Editor’s Note – We hereby publish Top Glove’s request as follows:
Top Glove wishes to reaffirm that we have resolved the 11 ILO indicators of forced labour, as verified by independent international UK consultant, Impactt Ltd (Impactt), as per our earlier statement dated April 26 which can be viewed here.
While the verification by Impactt indicates that we are on the right path in this area, we understand that the US Customs and Border Protection (CBP) is presently working to review our submission.
Accordingly, we also reaffirm our commitment to liaise closely with the CBP through this process towards the expeditious resolution and revocation of the Withhold Release Order (WRO). The Company is hopeful that the WRO will be lifted/modified.
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HOLD your horses for your jubilation may be short-lived.
Such could well be the message for Top Glove Bhd which recently claimed to have ‘passed with flying colours’ the litmus test as per the 11 International Labour Organization’s (ILO) indicators of forced labour.
This is because its biggest ‘adversary’, the US Customs and Border Protection (CBP), has yet to verify whether world’s largest glover maker has resolved all the 11 ILO indicators to enable it to lift the withhold release order (WRO) against its products.
Apparently, CBP has just informed news portal Free Malaysia Today (FMT) that there is still some work to do before Top Glove’s products can re-enter the US.
Stating that consultant Impactt’s social compliance audits are conducted independently of CBP, a spokesman for the latter told FMT that “it continues to evaluate information submitted by Top Glove in support of its petition to modify last month’s forced labour finding which saw the seizure of its disposable gloves at all US ports of entry”.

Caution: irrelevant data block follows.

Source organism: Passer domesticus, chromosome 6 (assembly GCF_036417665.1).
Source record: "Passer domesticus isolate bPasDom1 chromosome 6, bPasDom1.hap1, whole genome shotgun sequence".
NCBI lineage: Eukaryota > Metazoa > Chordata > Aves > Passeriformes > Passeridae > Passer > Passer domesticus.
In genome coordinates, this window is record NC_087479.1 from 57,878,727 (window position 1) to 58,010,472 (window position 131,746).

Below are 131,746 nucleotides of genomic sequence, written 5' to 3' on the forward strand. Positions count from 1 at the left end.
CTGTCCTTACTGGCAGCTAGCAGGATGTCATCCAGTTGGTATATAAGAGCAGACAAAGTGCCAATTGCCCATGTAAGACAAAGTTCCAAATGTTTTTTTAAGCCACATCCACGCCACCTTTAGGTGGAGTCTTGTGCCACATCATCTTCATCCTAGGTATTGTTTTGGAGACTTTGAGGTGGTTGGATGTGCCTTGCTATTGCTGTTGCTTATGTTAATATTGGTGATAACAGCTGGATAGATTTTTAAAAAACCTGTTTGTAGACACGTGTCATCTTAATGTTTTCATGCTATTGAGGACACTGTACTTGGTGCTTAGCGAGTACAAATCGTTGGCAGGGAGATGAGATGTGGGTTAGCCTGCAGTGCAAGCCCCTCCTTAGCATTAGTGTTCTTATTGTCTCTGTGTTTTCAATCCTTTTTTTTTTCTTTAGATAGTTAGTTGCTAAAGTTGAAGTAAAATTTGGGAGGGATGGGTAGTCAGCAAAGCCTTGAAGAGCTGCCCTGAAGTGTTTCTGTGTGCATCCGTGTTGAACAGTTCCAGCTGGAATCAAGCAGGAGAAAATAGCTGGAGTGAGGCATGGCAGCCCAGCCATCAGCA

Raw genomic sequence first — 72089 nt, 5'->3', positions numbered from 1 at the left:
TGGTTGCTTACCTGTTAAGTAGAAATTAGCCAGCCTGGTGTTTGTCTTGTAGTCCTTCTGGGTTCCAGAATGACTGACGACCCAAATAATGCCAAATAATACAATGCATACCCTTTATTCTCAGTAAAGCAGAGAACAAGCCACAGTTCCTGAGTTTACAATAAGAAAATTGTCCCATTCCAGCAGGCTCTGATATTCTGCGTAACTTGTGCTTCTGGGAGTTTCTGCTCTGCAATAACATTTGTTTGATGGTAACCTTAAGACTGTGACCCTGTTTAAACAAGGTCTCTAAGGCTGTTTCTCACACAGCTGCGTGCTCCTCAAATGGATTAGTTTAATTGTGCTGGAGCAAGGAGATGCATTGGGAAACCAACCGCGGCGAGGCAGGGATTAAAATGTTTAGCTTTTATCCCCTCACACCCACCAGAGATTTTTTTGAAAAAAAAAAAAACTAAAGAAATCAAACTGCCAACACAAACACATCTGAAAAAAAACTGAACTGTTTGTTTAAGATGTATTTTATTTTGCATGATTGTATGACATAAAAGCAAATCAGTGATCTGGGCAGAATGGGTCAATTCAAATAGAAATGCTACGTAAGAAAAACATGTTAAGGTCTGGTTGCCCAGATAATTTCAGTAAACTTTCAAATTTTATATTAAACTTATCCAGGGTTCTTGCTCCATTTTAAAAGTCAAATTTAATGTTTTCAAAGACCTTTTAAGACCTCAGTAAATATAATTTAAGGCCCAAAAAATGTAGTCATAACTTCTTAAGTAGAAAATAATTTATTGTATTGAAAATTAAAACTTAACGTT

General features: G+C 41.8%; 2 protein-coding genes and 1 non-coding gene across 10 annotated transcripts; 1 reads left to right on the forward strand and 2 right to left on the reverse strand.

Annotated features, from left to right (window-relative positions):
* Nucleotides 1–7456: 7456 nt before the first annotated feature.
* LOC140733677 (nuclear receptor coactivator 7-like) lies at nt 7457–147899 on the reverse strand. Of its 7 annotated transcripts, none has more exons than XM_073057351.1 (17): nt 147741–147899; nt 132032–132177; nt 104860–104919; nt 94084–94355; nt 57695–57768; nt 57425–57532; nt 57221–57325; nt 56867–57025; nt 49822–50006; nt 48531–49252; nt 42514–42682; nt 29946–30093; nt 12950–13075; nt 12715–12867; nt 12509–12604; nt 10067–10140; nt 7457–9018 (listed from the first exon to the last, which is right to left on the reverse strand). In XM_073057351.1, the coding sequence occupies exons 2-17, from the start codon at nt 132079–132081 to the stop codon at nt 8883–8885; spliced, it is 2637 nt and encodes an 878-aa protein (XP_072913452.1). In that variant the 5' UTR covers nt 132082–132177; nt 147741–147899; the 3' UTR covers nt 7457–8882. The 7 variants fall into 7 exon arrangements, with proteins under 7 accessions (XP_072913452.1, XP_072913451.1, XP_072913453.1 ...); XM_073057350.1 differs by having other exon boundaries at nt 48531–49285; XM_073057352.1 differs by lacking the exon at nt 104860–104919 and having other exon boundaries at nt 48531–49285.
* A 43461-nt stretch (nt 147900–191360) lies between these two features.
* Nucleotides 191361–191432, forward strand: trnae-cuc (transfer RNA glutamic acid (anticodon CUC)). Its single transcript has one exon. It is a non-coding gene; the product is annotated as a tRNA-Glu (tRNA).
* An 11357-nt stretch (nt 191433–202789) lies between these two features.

“CBP independently verifies all information submitted in support of petitions to modify or revoke withhold release orders and forced labour findings,” the spokesman pointed out in an e-mail to the news portal.
“CBP will not modify or revoke a WRO or forced labour finding until all indicators of forced labour identified by the agency have been fully remediated.”
Unless Top Glove is able to convince CBP to reverse its decision soon, the issue could have unfavourable spill-over effect on its proposed dual listing on the Hong Kong Stock Exchange (HKEX) or even poses major financial consequences.
On Wednesday, FocusM carried an exclusive article entitled Top Glove Begins a New Chapter But Past “Scars’ Cannot Be Easily Erased to depict the very fact that while the glove maker has turned a new leaf, “the history of recruitment fee payment at Top Glove (as in the case of other similar industry leaders) has been a sensitive and long standing issue”.
“My personal engagement with recruitment agents who have been long-time suppliers to Top Glove and other such companies indicates that there is an element of kickbacks/corruption that should have been resolved a long time ago,” said independent migrant worker rights specialist Andy Hall.
“I haven’t come across anyone held accountable, blacklisted, reported to authorities for any of this.”
Commenting on the latest development which did not come as a surprise to him, Hall who sympathised with the glove maker, reiterated the need to begin evaluating critically CBP’s approach towards Top Glove.
“We may have to question its ongoing reluctance to withdraw the forced labour trade-related finding at a time when other leading companies in Malaysia are doing far less than Top Glove to ensure the welfare of their workers, yet they are still not similarly subject to CBP trade enforcement action,” he told FocusM.
“It is time to acknowledge positive momentum forward shown by Top Glove’s leadership to effectively seek to identify, remediate and prevent systemic forced labour indicators from being present in the company’s direct operations and supply chain.”
A vocal critic of worker conditions at Top Glove, Hall has recently adopted a ‘critical friend’ approach to the company “for the greater good of all quarters”.
“I look forward to working together with Top Glove to ensure migrant worker’s rights and worker welfare are continually prioritised within the company’s direct operations and its vast supply chain,” he envisages.
“Ensuring social dialogue, the payment of a living wage with generous incentives to its workers as well as protection of whistleblowers and enhanced workplace health and safety is essential for moving forward.” – April 30, 2021